- The Amethyst store-92.5 silver jewels
- Silver Article
- Today's Rate
India is the largest repository in the world of privately-held gold. Even the poorest Indian woman possesses a gram or two of gold in the form of jewellery. This is so because Indians regard gold and silver as auspicious and no festival or ceremony is complete without at least a small piece of precious metal. Traditional dance forms in every part of India - bharatnatyam or kathakali, odissi or kathak - extensively use ornate jewellery made of gold, silver or gold-plated silver.
We hear a lot about antique jewellery these days. Genuine antique or vintage jewellery is quite rare and not easy to come by. That is why such jewellery is expensive. When a piece of antique jewellery does become available for sale, the price you will pay is not so much for the actual weight of the precious metal it is made of and/or the gemstones it is studded with.
So, at Sree Vasavi Thanga Maligai, we make these beautiful designs available to our customers by reproducing them in gold and giving them an antique look and finish.
There are two kinds of temple jewellery in the market today - pieces made in gold and set with authentic gemstones, and gold-plated pieces made in silver and set with synthetic rubies, diamonds and emeralds. The second variety is obviously more affordable.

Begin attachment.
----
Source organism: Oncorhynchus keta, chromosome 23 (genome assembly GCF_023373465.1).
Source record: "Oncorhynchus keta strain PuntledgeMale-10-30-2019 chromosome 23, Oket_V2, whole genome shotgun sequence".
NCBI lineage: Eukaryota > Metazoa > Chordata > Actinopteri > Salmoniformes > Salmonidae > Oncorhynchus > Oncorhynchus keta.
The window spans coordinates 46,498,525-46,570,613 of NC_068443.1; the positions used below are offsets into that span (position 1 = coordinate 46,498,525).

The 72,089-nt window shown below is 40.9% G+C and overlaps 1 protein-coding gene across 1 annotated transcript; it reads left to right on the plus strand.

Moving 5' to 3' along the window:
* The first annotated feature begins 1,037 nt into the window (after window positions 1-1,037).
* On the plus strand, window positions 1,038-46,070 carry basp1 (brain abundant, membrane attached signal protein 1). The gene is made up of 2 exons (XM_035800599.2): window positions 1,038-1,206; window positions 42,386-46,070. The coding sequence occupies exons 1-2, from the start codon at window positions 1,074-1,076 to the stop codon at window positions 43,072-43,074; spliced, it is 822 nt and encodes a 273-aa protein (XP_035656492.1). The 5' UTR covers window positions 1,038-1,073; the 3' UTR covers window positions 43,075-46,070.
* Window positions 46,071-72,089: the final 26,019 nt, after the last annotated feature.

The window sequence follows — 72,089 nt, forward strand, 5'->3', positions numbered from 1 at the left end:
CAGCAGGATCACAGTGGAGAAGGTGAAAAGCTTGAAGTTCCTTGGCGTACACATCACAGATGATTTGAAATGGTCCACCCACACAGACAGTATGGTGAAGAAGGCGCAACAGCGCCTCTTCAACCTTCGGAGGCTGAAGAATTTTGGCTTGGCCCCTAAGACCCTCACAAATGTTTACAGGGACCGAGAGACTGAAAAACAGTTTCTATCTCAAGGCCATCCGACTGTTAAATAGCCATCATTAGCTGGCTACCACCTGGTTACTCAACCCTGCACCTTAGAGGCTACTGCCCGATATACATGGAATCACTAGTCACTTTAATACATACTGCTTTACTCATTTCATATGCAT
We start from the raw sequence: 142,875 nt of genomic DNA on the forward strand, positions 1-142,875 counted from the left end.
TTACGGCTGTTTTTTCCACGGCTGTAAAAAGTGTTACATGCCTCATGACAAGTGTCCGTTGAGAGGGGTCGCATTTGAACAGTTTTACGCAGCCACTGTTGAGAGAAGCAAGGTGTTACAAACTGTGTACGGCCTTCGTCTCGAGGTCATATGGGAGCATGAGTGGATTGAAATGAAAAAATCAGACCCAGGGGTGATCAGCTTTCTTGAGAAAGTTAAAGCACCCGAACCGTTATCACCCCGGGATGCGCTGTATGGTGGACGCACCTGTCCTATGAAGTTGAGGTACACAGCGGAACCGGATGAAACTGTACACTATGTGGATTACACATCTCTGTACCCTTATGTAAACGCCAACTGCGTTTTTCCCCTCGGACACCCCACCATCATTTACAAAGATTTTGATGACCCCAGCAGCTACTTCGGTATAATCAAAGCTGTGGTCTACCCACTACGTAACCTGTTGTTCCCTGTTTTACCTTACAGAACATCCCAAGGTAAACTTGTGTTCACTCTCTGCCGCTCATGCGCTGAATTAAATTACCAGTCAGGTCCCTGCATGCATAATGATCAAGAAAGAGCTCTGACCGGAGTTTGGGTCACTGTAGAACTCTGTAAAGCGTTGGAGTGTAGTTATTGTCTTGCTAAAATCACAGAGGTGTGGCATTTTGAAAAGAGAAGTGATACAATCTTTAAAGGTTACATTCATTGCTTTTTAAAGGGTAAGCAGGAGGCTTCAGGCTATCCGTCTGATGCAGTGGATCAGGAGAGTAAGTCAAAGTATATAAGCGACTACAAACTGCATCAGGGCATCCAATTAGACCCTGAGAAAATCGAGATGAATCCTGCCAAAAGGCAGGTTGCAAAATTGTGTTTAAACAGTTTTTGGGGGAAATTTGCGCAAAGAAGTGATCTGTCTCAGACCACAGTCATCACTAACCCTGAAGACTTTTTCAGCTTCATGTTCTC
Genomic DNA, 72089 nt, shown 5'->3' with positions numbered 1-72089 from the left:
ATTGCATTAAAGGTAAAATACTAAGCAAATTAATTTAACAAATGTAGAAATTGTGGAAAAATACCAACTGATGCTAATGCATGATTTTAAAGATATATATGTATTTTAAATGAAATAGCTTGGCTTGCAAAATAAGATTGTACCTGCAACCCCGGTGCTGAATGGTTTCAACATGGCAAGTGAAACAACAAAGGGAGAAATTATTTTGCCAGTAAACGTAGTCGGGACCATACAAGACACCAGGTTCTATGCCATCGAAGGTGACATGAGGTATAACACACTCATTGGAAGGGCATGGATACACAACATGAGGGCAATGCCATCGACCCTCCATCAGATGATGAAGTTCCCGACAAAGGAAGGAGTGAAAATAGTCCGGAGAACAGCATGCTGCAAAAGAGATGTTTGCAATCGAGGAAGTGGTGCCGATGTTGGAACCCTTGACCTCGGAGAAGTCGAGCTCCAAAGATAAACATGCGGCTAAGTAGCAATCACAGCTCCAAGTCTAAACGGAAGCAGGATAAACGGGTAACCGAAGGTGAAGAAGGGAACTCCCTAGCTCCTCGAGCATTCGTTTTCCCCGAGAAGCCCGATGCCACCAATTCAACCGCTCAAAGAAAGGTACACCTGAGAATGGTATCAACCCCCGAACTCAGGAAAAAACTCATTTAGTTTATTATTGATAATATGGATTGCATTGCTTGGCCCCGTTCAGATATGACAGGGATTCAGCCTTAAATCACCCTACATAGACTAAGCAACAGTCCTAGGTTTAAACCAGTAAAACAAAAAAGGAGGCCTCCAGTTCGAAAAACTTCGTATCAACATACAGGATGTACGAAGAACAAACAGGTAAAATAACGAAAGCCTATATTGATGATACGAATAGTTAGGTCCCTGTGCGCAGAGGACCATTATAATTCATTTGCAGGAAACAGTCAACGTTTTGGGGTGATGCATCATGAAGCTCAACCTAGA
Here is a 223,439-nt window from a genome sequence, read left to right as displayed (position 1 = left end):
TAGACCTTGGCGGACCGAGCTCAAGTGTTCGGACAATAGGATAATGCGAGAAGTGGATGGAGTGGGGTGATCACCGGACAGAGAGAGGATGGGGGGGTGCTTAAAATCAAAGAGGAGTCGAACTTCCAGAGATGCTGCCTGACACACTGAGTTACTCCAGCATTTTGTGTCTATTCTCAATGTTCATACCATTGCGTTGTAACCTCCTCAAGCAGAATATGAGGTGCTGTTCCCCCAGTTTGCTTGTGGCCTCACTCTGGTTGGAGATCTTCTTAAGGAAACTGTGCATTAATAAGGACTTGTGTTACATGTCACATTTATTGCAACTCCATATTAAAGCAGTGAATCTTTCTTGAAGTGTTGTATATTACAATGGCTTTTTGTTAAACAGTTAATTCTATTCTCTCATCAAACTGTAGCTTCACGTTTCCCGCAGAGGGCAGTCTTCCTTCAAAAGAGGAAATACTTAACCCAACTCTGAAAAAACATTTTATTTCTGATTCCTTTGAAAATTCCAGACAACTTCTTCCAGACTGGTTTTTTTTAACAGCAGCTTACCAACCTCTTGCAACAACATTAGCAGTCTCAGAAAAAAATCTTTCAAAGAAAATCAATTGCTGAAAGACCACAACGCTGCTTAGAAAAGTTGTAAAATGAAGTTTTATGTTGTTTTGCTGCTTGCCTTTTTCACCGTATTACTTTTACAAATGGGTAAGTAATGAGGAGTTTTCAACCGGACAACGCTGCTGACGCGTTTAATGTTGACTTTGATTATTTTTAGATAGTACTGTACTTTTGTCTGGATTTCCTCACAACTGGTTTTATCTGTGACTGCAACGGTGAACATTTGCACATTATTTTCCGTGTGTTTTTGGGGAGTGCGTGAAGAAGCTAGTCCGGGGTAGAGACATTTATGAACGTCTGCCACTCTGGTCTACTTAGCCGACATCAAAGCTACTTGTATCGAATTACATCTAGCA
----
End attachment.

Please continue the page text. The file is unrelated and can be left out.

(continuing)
At SVTM, we offer exquisitely-crafted temple jewellery made of 22k gold. As of now, we do not offer gold-plated temple jewellery.
Pearls and coral beads are organic in composition while many precious and semi-precious gemstone beads are formed of minerals. Beads are worn in strands by themselves, or used to embellish necklaces and earrings.
In India, parents begin to collect jewellery for the bride from the time she is born.
In south India, bridal jewellery typically includes the odyanum (waist belt), kasu mala, mangai mala, nethi chutti, vanki, jada naagam, addigai, kaapu, nosepin, metti (toe rings) anklets.
In the North, where a bride is adorned with solah shringar or sixteen items of adornment, her jewellery would include maang teeka, baju band, haar, kangan, bichchu, payal, rings, jhumka, and kamar band.
Fine jewellery is expensive and one worries about carrying them around or allowing children and teenagers to handle them. Essentially, fashion jewellery is faux jewellery and the exact opposite of fine jewellery which is made of silver, gold or platinum and/or studded with precious or semi-precious gemstones.